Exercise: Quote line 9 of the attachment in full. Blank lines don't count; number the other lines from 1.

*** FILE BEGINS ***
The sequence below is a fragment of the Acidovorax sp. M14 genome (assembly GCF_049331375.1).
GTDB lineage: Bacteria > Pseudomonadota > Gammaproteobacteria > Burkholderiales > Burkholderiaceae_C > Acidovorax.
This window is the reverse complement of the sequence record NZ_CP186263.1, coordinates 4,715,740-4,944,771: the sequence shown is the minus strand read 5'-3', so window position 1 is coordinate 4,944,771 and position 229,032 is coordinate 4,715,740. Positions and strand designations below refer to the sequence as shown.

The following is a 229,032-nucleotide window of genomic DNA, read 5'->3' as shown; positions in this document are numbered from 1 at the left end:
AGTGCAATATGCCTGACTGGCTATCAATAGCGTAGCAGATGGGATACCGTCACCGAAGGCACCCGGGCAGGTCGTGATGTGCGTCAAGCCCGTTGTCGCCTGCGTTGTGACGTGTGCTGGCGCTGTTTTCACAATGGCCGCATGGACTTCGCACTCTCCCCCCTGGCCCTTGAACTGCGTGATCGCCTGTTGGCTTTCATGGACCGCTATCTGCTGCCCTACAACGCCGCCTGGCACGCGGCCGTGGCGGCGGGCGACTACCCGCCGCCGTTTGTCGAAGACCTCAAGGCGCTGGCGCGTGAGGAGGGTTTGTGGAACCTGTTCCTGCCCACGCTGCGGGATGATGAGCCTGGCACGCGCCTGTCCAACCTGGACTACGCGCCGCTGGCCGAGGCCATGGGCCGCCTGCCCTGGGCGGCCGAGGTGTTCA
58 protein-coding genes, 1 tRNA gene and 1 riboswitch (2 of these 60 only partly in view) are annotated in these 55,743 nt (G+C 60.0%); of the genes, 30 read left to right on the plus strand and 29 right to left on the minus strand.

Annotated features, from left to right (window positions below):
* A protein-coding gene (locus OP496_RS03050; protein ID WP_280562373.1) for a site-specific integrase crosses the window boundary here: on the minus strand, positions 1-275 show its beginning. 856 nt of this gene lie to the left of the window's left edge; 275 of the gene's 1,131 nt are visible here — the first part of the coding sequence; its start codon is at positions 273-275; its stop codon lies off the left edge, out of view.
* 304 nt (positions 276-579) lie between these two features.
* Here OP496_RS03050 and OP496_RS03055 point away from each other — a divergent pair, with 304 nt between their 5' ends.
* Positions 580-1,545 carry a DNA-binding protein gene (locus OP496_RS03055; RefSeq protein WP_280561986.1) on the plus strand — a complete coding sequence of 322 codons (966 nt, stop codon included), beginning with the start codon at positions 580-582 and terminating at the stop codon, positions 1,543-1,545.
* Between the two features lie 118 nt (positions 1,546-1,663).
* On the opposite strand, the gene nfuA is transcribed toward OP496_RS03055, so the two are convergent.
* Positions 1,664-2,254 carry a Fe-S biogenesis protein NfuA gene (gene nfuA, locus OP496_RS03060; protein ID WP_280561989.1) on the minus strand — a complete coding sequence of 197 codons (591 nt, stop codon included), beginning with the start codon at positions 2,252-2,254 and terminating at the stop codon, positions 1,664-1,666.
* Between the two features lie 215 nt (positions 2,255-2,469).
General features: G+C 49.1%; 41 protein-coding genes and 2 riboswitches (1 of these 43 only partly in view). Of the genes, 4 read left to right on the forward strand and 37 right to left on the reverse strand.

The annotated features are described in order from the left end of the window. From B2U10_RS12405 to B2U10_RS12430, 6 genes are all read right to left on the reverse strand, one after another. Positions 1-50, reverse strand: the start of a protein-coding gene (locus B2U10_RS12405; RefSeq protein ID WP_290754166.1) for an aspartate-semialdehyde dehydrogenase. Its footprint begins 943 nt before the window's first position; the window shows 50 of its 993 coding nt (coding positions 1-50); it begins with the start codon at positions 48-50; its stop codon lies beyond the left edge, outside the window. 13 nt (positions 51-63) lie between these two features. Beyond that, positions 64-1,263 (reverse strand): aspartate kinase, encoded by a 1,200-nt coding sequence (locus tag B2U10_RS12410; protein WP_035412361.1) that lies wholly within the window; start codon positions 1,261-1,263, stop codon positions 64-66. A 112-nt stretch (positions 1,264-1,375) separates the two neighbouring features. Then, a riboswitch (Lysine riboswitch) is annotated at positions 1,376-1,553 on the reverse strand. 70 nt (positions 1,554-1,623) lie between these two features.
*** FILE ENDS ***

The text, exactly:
* 304 nt (positions 276-579) lie between these two features.